Wednesday, June 25, 1862
Early in the morning Union General George McClellan began his attack on Richmond, hoping to seize the initiative against the Confederate Army before General Thomas "Stonewall" Jackson could deploy his forces as he relocated from the Shenandoah Valley. Union General Samuel Heintzelman's Third Corps attacked Confederate Major General Benjamin Huger's division between the Williamsburg and Charles City Roads in a dense forest near White Oak Swamp known as Oak Grove. In a battle that lasted all day the Union forces held the ground won, nearly four miles from Richmond. Oak Grove would prove to be the only encounter of the Seven Days Battles in which General McClellan took the offensive against General Robert E. Lee.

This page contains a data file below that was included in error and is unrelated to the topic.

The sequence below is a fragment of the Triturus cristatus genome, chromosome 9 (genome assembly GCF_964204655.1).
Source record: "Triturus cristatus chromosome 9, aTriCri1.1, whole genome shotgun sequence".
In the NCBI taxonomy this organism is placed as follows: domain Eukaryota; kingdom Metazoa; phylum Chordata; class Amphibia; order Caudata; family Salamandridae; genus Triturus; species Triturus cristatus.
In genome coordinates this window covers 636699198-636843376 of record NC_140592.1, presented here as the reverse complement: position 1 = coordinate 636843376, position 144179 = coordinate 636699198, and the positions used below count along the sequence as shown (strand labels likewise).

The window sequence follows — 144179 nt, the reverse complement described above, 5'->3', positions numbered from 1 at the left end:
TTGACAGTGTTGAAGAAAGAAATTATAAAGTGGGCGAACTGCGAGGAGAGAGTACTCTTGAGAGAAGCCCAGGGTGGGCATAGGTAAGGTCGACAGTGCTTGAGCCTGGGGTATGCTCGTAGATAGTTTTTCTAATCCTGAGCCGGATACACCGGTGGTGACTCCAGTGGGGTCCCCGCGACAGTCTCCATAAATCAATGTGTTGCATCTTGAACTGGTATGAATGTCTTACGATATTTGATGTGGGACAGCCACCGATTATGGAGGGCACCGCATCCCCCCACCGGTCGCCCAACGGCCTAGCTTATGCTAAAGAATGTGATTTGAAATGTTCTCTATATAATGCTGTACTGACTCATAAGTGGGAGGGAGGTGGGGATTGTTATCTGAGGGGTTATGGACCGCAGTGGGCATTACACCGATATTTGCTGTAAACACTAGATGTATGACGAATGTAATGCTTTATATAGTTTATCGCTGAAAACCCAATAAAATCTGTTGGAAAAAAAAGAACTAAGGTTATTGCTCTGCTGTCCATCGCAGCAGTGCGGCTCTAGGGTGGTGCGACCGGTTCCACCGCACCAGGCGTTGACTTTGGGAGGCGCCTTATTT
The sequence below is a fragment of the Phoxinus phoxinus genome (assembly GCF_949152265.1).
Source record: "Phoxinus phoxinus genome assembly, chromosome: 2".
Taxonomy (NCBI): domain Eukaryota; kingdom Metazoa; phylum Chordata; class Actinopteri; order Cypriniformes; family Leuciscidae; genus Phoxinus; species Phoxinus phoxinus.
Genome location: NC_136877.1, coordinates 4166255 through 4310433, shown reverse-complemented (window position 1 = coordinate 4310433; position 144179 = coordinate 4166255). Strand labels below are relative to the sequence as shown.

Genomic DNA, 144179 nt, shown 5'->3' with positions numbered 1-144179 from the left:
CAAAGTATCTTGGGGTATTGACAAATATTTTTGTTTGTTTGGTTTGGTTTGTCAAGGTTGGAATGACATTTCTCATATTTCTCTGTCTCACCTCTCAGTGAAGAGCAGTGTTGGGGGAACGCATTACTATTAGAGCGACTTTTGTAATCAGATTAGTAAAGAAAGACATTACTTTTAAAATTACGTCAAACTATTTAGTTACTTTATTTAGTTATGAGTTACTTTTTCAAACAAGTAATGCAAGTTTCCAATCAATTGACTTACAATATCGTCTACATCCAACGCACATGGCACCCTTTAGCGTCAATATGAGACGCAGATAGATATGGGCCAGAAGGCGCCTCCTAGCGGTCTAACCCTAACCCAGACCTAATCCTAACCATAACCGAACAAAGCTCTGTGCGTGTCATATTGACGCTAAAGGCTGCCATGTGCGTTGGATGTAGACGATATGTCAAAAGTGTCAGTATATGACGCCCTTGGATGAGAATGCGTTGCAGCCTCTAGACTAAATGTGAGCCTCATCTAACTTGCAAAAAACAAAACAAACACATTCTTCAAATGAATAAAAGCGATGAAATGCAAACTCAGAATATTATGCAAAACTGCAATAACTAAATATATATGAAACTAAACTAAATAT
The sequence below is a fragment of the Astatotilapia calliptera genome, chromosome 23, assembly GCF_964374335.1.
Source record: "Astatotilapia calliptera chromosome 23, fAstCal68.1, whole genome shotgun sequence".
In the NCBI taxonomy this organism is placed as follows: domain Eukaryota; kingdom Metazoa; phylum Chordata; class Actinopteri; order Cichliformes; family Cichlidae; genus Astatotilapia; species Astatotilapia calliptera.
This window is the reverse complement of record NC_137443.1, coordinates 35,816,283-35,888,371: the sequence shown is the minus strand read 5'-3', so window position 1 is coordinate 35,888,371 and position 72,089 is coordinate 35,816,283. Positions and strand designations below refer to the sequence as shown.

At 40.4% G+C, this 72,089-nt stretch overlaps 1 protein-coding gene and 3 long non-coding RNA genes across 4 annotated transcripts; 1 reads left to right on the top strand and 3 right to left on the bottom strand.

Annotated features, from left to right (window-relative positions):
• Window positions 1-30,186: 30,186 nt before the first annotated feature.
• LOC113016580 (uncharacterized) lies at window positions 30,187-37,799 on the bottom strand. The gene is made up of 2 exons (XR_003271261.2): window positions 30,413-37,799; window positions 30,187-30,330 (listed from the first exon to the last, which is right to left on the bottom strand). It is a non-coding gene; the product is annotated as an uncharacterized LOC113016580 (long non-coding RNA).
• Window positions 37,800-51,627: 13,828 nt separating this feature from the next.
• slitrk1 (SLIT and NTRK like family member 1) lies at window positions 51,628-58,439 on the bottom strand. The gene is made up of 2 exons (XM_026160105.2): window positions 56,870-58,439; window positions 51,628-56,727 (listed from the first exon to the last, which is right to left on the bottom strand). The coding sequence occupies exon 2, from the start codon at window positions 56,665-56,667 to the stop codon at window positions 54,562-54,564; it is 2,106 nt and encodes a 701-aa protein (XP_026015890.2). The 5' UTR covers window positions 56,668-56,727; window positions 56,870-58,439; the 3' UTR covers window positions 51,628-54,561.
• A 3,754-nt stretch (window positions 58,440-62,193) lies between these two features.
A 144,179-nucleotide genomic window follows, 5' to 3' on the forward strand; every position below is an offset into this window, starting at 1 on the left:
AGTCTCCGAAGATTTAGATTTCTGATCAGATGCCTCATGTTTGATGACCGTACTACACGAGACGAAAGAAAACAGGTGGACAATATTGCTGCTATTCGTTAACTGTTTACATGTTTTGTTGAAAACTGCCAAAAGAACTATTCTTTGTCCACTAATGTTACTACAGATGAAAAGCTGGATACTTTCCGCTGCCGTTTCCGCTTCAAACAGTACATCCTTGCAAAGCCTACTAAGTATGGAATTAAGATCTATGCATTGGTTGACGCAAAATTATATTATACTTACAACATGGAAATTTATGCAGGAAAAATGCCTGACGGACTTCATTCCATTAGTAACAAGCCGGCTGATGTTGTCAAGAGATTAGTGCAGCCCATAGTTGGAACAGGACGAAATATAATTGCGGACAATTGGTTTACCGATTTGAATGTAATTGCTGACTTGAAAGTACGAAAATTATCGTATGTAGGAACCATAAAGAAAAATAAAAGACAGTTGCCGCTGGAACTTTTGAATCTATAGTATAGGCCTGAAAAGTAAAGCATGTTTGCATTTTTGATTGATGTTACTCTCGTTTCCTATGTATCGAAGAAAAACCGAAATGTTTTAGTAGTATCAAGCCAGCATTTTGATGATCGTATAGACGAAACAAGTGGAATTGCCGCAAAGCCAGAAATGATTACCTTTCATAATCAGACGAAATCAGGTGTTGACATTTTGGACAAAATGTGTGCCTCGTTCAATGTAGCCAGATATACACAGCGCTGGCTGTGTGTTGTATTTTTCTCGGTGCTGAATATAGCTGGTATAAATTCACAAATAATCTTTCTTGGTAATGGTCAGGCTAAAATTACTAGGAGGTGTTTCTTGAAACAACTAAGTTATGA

Most of General Napoleon Dana's brigade, which included the Twentieth Massachusetts Regiment, was not engaged at the Battle of Oak Grove. The Nineteenth Massachusetts Regiment was the only unit from Dana's brigade that took part in the battle, encountering a severe fight with the Confederates to secure the Union flank.1
1George A. Bruce, The Twentieth Regiment of Massachusetts Volunteer Infantry 1861 - 1865 (Cambridge, Massachusetts: The Riverside Press, 1906), 104-5. Richard F. Miller, Harvard's Civil War: A History of the Twentieth Massachusetts Volunteer Infantry (Lebanon, New Hampshire: University Press of New England, 2005), 136-37.